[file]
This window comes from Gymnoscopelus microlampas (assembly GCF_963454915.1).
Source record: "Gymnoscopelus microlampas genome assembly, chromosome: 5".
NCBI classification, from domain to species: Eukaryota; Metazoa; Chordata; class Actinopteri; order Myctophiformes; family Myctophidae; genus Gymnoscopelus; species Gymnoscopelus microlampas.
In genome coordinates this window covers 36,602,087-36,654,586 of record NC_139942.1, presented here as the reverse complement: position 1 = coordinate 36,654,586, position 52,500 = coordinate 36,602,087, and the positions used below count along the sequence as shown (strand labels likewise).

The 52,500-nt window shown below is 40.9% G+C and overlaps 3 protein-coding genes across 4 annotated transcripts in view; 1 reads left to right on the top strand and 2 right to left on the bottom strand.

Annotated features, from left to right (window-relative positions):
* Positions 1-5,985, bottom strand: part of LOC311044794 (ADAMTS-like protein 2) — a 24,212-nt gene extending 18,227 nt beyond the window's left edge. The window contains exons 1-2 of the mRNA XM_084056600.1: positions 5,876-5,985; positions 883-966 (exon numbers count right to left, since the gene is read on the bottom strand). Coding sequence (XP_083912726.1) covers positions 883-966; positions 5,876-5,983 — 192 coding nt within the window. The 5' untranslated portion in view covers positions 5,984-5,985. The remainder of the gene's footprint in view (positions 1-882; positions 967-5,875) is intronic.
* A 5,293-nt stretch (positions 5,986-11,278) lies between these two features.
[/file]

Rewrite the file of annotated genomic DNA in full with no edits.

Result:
This window comes from Gymnoscopelus microlampas (assembly GCF_963454915.1).
Source record: "Gymnoscopelus microlampas genome assembly, chromosome: 5".
NCBI classification, from domain to species: Eukaryota; Metazoa; Chordata; class Actinopteri; order Myctophiformes; family Myctophidae; genus Gymnoscopelus; species Gymnoscopelus microlampas.
In genome coordinates this window covers 36,602,087-36,654,586 of record NC_139942.1, presented here as the reverse complement: position 1 = coordinate 36,654,586, position 52,500 = coordinate 36,602,087, and the positions used below count along the sequence as shown (strand labels likewise).

The 52,500-nt window shown below is 40.9% G+C and overlaps 3 protein-coding genes across 4 annotated transcripts in view; 1 reads left to right on the top strand and 2 right to left on the bottom strand.

Annotated features, from left to right (window-relative positions):
* Positions 1-5,985, bottom strand: part of LOC311044794 (ADAMTS-like protein 2) — a 24,212-nt gene extending 18,227 nt beyond the window's left edge. The window contains exons 1-2 of the mRNA XM_084056600.1: positions 5,876-5,985; positions 883-966 (exon numbers count right to left, since the gene is read on the bottom strand). Coding sequence (XP_083912726.1) covers positions 883-966; positions 5,876-5,983 — 192 coding nt within the window. The 5' untranslated portion in view covers positions 5,984-5,985. The remainder of the gene's footprint in view (positions 1-882; positions 967-5,875) is intronic.
* A 5,293-nt stretch (positions 5,986-11,278) lies between these two features.